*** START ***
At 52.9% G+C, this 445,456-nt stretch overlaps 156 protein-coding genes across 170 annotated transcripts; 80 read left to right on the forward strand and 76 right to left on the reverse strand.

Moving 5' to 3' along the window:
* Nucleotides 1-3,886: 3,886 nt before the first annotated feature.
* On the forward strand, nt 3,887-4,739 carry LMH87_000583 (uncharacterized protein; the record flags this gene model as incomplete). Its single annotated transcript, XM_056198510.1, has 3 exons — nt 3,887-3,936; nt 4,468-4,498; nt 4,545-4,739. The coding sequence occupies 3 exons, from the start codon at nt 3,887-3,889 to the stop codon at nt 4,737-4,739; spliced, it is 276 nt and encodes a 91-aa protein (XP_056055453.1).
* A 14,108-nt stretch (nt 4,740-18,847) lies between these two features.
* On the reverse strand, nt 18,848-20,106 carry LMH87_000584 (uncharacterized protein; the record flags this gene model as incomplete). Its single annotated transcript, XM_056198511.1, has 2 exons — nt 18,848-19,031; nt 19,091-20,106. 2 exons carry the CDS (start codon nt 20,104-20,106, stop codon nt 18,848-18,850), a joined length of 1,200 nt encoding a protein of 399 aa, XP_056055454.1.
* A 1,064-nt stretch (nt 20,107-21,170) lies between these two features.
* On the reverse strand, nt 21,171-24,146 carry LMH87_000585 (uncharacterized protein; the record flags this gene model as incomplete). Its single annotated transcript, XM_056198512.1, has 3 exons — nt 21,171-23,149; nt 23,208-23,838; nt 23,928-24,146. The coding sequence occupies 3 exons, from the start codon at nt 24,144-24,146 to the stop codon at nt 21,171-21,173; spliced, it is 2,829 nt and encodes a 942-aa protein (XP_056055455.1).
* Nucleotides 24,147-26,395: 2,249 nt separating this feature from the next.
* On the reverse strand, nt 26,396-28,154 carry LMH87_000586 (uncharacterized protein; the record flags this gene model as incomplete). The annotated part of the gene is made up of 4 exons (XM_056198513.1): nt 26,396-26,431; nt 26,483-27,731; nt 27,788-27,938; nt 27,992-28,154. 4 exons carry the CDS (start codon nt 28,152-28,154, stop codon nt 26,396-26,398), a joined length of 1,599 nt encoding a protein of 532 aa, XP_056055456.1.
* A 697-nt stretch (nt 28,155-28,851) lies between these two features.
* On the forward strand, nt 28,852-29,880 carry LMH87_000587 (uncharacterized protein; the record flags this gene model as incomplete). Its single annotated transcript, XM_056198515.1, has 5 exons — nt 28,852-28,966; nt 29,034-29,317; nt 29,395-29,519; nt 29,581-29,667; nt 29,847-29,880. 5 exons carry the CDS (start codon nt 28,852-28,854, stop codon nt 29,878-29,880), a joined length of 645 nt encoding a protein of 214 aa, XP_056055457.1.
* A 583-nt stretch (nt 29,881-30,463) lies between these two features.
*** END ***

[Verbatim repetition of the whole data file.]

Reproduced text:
At 52.9% G+C, this 445,456-nt stretch overlaps 156 protein-coding genes across 170 annotated transcripts; 80 read left to right on the forward strand and 76 right to left on the reverse strand.

Moving 5' to 3' along the window:
* Nucleotides 1-3,886: 3,886 nt before the first annotated feature.
* On the forward strand, nt 3,887-4,739 carry LMH87_000583 (uncharacterized protein; the record flags this gene model as incomplete). Its single annotated transcript, XM_056198510.1, has 3 exons — nt 3,887-3,936; nt 4,468-4,498; nt 4,545-4,739. The coding sequence occupies 3 exons, from the start codon at nt 3,887-3,889 to the stop codon at nt 4,737-4,739; spliced, it is 276 nt and encodes a 91-aa protein (XP_056055453.1).
* A 14,108-nt stretch (nt 4,740-18,847) lies between these two features.
* On the reverse strand, nt 18,848-20,106 carry LMH87_000584 (uncharacterized protein; the record flags this gene model as incomplete). Its single annotated transcript, XM_056198511.1, has 2 exons — nt 18,848-19,031; nt 19,091-20,106. 2 exons carry the CDS (start codon nt 20,104-20,106, stop codon nt 18,848-18,850), a joined length of 1,200 nt encoding a protein of 399 aa, XP_056055454.1.
* A 1,064-nt stretch (nt 20,107-21,170) lies between these two features.
* On the reverse strand, nt 21,171-24,146 carry LMH87_000585 (uncharacterized protein; the record flags this gene model as incomplete). Its single annotated transcript, XM_056198512.1, has 3 exons — nt 21,171-23,149; nt 23,208-23,838; nt 23,928-24,146. The coding sequence occupies 3 exons, from the start codon at nt 24,144-24,146 to the stop codon at nt 21,171-21,173; spliced, it is 2,829 nt and encodes a 942-aa protein (XP_056055455.1).
* Nucleotides 24,147-26,395: 2,249 nt separating this feature from the next.
* On the reverse strand, nt 26,396-28,154 carry LMH87_000586 (uncharacterized protein; the record flags this gene model as incomplete). The annotated part of the gene is made up of 4 exons (XM_056198513.1): nt 26,396-26,431; nt 26,483-27,731; nt 27,788-27,938; nt 27,992-28,154. 4 exons carry the CDS (start codon nt 28,152-28,154, stop codon nt 26,396-26,398), a joined length of 1,599 nt encoding a protein of 532 aa, XP_056055456.1.
* A 697-nt stretch (nt 28,155-28,851) lies between these two features.
* On the forward strand, nt 28,852-29,880 carry LMH87_000587 (uncharacterized protein; the record flags this gene model as incomplete). Its single annotated transcript, XM_056198515.1, has 5 exons — nt 28,852-28,966; nt 29,034-29,317; nt 29,395-29,519; nt 29,581-29,667; nt 29,847-29,880. 5 exons carry the CDS (start codon nt 28,852-28,854, stop codon nt 29,878-29,880), a joined length of 645 nt encoding a protein of 214 aa, XP_056055457.1.
* A 583-nt stretch (nt 29,881-30,463) lies between these two features.